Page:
21 January 2011


Global Financial Integrity (GFI) has released its annual analysis of the cost of crime, corruption, and trade mispricing on developing countries today. The report, "Illicit Financial Flows from Developing Countries: 2000-2009" finds that approximately $6.5 trillion ($6,500,000,000,000) was removed from the developing world in the period 2000 to 2008.

“Every year developing countries are losing ten times the amount of Official Development Assistance (ODA) remitted for poverty alleviation and economic development,” said GFI director Raymond Baker. The report can be accessed at the Global Financial Integrity (GFI) website.

An earlier report from the UK based Christian Aid explained how trade mispricing is used by multinational corporations to reduce or completely avoid their tax liabilities. With multinationals, a system called transfer pricing covers the sale of everything between subsidiaries of the same parent company which could include intangibles such as intellectual property rights, management services and insurance.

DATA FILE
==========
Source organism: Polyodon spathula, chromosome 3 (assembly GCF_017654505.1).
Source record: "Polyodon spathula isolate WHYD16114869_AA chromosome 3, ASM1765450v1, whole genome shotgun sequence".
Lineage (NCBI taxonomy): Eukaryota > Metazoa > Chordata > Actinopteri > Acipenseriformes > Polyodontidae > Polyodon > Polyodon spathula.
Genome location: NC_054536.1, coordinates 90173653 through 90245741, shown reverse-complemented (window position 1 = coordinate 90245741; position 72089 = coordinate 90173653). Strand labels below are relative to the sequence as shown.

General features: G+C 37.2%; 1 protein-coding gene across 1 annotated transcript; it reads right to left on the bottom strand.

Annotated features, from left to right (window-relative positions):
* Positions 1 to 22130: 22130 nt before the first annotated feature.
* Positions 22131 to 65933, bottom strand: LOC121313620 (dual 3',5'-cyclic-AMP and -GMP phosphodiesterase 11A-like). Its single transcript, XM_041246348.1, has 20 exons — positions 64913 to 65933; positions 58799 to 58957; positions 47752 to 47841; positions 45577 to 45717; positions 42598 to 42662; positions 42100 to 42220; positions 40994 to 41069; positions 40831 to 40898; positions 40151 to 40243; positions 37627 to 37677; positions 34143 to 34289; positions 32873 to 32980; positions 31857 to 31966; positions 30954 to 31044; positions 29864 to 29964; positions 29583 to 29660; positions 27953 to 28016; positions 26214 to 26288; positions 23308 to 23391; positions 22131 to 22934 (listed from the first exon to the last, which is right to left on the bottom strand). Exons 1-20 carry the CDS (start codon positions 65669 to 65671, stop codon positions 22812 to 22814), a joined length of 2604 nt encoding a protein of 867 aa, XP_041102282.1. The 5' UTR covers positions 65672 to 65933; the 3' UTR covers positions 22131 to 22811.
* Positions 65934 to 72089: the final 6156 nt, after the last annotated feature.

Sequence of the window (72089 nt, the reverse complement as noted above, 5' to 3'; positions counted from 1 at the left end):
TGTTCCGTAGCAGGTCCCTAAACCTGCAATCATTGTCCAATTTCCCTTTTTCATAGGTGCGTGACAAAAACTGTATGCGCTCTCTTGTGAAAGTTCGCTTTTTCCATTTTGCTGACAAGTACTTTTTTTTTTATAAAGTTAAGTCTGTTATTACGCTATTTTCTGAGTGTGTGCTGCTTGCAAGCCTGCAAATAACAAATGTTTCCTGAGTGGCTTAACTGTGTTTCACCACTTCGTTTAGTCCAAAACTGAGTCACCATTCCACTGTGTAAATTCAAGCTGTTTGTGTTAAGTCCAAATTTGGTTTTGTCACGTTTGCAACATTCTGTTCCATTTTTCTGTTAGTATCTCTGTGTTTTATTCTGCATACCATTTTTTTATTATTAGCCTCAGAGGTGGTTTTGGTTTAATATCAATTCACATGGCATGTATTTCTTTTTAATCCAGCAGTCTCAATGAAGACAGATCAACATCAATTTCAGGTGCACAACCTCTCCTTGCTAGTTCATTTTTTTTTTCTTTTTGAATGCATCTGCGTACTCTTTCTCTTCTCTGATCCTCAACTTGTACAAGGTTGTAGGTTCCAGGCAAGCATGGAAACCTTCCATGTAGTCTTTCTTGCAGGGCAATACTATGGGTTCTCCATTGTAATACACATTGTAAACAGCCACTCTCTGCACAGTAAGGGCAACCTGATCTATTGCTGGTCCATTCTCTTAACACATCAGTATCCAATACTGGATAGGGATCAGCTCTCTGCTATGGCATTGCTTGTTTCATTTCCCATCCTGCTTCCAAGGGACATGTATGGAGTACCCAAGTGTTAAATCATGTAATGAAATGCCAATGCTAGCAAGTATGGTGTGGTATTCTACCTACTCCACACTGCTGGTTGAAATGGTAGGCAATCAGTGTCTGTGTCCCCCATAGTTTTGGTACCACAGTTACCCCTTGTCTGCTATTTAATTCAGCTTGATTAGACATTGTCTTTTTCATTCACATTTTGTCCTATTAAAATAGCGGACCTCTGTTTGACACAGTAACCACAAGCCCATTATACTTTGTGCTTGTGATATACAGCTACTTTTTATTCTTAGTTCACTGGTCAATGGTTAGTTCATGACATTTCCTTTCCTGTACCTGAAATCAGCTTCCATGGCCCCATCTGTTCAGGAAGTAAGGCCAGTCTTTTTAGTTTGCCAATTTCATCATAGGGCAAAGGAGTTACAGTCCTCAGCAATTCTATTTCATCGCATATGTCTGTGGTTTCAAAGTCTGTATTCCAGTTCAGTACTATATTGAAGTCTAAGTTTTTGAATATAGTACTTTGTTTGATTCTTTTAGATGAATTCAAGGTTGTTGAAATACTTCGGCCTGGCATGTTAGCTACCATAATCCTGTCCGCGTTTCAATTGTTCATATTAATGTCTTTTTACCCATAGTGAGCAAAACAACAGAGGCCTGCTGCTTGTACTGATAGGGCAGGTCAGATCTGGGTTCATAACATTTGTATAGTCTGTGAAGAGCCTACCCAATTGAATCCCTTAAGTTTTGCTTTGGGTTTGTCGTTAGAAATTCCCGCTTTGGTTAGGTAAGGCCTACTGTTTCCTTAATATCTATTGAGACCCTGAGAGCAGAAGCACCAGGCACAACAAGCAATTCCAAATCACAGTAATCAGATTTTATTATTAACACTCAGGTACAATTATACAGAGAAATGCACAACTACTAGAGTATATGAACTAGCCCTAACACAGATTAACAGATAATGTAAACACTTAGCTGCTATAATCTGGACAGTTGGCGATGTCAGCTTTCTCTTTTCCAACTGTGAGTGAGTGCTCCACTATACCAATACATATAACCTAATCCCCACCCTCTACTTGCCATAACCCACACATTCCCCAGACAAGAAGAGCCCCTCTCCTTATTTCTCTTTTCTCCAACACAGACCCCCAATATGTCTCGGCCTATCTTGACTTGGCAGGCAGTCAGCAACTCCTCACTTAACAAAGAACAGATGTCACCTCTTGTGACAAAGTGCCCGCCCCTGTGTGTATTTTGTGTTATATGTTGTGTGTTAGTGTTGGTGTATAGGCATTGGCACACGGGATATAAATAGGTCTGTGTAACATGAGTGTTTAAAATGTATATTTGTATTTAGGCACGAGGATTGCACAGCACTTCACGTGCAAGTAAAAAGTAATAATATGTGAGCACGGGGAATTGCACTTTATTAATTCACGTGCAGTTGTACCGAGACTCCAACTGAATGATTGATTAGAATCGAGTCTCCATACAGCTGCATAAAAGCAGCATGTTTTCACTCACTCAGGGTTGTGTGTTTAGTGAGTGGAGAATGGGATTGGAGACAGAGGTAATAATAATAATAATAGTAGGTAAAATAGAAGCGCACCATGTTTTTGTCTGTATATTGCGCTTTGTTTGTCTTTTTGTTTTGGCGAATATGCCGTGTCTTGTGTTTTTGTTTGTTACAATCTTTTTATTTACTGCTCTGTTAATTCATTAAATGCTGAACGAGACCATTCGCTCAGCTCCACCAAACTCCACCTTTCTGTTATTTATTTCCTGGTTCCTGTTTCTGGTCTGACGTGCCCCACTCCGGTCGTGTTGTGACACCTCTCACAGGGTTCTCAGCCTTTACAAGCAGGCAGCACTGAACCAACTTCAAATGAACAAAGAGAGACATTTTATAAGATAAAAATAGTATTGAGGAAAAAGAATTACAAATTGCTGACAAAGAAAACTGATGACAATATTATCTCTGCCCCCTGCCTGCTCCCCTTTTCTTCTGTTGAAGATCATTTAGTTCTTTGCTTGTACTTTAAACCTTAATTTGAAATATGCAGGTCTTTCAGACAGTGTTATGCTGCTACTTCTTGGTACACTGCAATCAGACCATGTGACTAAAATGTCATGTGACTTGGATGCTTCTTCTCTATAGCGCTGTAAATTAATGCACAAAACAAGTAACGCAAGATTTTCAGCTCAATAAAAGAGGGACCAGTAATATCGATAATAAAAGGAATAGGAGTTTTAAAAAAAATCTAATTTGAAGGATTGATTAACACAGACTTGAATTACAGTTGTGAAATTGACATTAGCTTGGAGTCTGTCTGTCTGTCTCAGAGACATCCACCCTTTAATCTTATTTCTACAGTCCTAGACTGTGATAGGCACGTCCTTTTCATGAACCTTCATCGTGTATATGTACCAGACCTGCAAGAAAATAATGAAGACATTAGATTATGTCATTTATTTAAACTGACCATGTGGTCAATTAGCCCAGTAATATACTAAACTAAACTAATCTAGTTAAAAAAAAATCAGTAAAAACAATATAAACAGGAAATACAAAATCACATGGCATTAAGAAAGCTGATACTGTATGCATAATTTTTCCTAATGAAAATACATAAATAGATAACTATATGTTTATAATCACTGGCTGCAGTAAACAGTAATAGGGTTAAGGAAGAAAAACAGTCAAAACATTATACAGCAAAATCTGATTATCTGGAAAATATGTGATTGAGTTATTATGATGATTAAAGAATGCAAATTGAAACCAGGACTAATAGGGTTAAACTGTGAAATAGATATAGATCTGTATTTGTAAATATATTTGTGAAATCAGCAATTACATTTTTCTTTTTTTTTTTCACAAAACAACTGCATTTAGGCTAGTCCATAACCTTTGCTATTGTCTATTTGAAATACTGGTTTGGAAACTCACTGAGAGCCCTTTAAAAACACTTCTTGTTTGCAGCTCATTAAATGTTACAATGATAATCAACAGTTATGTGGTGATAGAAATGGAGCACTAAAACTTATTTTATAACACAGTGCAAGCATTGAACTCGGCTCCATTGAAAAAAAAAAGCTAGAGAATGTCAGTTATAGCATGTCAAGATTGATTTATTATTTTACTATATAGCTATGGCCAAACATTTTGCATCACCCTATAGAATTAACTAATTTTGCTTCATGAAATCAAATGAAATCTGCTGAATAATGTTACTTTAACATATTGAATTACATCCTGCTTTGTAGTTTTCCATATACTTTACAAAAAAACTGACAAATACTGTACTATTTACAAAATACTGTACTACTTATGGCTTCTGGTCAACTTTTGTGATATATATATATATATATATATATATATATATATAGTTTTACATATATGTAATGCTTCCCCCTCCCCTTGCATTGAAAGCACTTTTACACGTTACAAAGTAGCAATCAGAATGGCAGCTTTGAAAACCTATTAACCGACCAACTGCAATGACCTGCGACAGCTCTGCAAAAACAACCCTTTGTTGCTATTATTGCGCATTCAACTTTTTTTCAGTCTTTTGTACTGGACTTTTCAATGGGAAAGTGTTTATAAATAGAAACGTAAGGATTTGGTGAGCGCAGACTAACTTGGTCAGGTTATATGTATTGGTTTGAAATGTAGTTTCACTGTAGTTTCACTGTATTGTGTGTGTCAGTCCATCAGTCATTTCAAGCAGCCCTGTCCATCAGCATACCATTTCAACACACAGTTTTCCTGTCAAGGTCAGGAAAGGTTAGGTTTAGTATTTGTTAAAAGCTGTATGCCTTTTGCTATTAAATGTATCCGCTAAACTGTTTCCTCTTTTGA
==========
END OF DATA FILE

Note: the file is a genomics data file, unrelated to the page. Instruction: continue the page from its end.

As long as the subsidiaries of the same multinational charge each other a fair market price such transactions are perfectly legitimate, however, with 60 per cent of world trade now taking place within, rather than between, multinational corporations, the way fees are determined has become increasingly opaque and the figures can be manipulated to reduce tax.

What makes this a matter of concern for all of us is the impact such tax dodging has on the global economy. Poor countries in particular are deprived of badly needed tax revenues – estimated by Christian Aid to be of the order of US$160 billion per year. Money which if directed to health services could save the lives of 350,000 children under the age of five every year.

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